Softcover ISBN:  9781470452810 
Product Code:  LVNGPROOF 
List Price:  $20.00 
Individual Price:  $15.00 
eBook ISBN:  9781470453770 
Product Code:  LVNGPROOF.E 
List Price:  $0.00 
Softcover ISBN:  9781470452810 
Product Code:  LVNGPROOF 
List Price:  $20.00 
Individual Price:  $15.00 
eBook ISBN:  9781470453770 
Product Code:  LVNGPROOF.E 
List Price:  $0.00 

Book Details2019; 136 ppMSC: Primary 01;
Living Proof provides a wealth of stories showing even accomplished mathematicians have failed exams and that even the most wellrespected members of the community have been told that they aren't cut out to be mathematicians. Sharing these stories can become an important part of someone else's story of resilience.
This book may be freely downloaded in PDF format.
Bulk orders of 10 copies or more are available at a discount. Please contact custserv@ams.org for information.
This book is published in cooperation with the Mathematical Association of America. 
Table of Contents

cover

copyright page

Living Proof

Foreword

Preface

Contents

Part I Mathematics Just Suddenly Feels Hard!

1 In the Deep End in Algebra

2 The Road Less Traveled?

3 Help Will Always Be Given at Hogwarts to Those Who Ask for It

4 I Don’t Know What I’m Saying: Using Language as a Model for Embracing Mathematical Struggle

5 A Complex Conundrum

6 An Accidental Mathematician

7 Nowhere to Go But Up

8 Hitting the Wall

9 To Algebra or Not to Algebra

10 The Unnecessary Struggle of SelfMandated Isolation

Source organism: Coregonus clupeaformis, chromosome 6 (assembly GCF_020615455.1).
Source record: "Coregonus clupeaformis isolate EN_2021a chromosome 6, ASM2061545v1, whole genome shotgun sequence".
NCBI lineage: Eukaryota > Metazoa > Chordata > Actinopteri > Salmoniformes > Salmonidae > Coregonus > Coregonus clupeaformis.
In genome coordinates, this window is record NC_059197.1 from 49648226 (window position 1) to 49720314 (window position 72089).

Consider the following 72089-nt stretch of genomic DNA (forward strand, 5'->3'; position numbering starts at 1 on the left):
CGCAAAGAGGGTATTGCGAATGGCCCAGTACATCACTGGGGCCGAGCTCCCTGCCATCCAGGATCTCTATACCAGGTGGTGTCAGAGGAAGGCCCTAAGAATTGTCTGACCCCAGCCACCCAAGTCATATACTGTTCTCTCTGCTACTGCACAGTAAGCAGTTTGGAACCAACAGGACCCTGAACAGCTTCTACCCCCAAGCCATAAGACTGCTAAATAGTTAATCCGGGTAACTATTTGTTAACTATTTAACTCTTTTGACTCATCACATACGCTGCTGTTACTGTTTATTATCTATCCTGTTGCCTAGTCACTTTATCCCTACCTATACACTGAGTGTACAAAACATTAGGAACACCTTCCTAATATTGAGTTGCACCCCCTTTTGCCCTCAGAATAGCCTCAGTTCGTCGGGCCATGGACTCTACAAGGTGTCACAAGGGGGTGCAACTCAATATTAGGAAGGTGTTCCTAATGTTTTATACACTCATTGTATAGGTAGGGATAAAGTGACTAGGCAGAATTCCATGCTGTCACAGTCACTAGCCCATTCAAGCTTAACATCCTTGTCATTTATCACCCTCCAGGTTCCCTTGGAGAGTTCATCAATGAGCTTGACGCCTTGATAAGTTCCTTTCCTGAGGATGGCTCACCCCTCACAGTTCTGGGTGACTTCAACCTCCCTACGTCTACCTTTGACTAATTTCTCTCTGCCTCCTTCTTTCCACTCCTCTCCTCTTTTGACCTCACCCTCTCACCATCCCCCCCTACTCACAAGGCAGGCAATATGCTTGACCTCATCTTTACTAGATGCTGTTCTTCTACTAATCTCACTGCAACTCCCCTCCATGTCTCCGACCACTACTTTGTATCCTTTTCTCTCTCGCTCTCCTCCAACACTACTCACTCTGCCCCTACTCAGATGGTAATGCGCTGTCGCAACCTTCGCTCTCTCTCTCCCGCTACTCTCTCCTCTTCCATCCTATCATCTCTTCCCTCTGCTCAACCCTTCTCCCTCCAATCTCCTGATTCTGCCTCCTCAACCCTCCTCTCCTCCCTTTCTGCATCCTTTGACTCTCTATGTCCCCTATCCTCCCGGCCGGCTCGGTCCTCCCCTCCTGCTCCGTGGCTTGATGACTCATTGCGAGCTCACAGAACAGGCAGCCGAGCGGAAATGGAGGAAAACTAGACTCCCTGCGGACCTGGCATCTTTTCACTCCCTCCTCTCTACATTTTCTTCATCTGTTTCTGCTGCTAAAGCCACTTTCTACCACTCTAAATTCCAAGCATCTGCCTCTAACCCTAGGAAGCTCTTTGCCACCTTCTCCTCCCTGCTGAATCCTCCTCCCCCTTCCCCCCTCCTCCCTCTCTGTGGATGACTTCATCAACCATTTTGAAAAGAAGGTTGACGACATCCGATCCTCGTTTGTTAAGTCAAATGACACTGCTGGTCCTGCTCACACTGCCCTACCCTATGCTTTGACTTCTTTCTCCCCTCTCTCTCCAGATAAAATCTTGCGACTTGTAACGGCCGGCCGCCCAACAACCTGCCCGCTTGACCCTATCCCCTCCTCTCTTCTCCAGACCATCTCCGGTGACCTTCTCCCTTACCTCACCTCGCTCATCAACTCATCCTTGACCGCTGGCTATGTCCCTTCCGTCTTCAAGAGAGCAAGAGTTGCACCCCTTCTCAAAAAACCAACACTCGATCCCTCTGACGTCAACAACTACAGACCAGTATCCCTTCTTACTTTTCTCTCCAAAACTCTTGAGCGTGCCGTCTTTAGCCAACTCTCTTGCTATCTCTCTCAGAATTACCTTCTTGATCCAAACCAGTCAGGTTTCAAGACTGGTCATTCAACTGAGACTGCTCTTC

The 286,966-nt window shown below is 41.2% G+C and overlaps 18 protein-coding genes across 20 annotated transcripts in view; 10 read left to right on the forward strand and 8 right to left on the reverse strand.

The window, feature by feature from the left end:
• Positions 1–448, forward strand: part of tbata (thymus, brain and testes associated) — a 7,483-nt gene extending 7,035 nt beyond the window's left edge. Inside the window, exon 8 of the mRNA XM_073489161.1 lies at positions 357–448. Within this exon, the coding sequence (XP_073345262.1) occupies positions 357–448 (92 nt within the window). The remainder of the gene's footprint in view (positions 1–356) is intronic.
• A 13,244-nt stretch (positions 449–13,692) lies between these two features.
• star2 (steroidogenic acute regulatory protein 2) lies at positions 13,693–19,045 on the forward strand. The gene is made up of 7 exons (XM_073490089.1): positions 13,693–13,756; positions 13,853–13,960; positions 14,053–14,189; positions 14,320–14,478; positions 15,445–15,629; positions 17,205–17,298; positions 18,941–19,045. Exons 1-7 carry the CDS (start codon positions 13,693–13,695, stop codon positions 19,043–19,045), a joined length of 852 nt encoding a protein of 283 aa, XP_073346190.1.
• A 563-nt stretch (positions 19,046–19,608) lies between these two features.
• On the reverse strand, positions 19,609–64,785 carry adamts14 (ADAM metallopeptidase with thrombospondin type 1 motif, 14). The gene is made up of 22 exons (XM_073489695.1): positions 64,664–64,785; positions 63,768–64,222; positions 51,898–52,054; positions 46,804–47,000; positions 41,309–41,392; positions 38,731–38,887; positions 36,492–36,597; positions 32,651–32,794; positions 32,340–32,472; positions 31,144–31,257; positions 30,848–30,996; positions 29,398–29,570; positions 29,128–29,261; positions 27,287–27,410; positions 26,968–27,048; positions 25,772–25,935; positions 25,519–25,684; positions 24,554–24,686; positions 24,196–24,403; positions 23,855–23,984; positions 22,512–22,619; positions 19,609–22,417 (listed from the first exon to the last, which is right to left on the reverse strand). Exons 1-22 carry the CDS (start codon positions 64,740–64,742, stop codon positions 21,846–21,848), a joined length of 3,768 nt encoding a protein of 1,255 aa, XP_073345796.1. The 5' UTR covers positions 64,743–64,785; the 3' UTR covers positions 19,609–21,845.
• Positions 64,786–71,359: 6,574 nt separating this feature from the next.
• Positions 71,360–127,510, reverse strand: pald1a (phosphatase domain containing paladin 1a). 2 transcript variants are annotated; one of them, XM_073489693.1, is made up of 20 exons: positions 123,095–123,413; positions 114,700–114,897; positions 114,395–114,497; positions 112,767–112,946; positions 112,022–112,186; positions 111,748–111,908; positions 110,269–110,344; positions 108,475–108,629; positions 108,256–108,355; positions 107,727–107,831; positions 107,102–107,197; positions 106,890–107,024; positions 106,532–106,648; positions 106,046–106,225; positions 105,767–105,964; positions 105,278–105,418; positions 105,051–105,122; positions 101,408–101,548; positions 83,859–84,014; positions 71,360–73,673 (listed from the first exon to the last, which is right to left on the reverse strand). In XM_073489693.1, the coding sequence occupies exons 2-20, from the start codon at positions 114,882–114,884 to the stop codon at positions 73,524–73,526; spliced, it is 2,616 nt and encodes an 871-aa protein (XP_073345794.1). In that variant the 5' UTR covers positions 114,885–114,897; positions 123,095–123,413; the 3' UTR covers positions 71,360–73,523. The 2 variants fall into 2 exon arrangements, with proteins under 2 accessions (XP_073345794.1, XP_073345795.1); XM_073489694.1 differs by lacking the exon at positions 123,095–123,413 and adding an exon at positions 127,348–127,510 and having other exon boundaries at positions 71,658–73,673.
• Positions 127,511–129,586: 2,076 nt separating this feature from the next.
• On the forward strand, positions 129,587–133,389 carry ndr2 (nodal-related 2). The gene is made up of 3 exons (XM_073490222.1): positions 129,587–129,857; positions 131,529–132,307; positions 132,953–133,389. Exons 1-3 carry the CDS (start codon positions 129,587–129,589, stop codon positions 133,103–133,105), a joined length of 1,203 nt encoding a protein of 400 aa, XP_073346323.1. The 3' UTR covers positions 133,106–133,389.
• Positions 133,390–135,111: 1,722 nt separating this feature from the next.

11 The Struggle of Qualifying Exams

Part II Who Are These People? Do I Even Belong?

12 I Am a Black Mathematician

13 Cold, Austere, or Queer

14 A View of Mathematics from Behind the Veil

15 When You Are Told You Can’t: Do Just the Opposite

16 Look for the Helpers

17 Good, But Not on the Team

18 Othering and Such Climatic Joy Killers

19 Black, Female, … Bigger

20 Moving Beyond Affirmative Action for Men

21 Struggling with the Messaging of Mathematics

22 The Harassment Is Real

23 Sustaining Through Mathematics

Part III Can I Really Do This? How Do I Muster Through?

24 Good Things Come to Those Who Shower

25 Winning by Impression

26 A Walk in the Park Isn’t Always a Walk in the Park

27 Just Don’t Bomb the GRE

28 Sometimes When Your Hopes Have All Been Shattered

29 The Compassion Is LifeChanging

30 A Close Call: How a Near Failure Propelled Me to Succeed

31 Oh My Darlin’ Clementine

32 A Dream Almost Deferred

Part IV What Do I Do Now? What Happens Next?

33 Mathematics, Beauty, and Creativity: How I Learned to Stop Worrying and Love Mathematics

34 Five Dollars

35 Am I “Good Enough’’?

36 My Journey from Slippery Rock to Duluth

37 Failure By the Numbers

38 How I Learned to Research Like the Incredible Hulk (or I’m Always Angry)

39 Anxiety Attacked Me, But I Survived

It’s Like a Jungle Sometimes, It Makes Me Wonder How I Keep From Going Under

41 Should I Quit Mathematics?


Additional Material

Reviews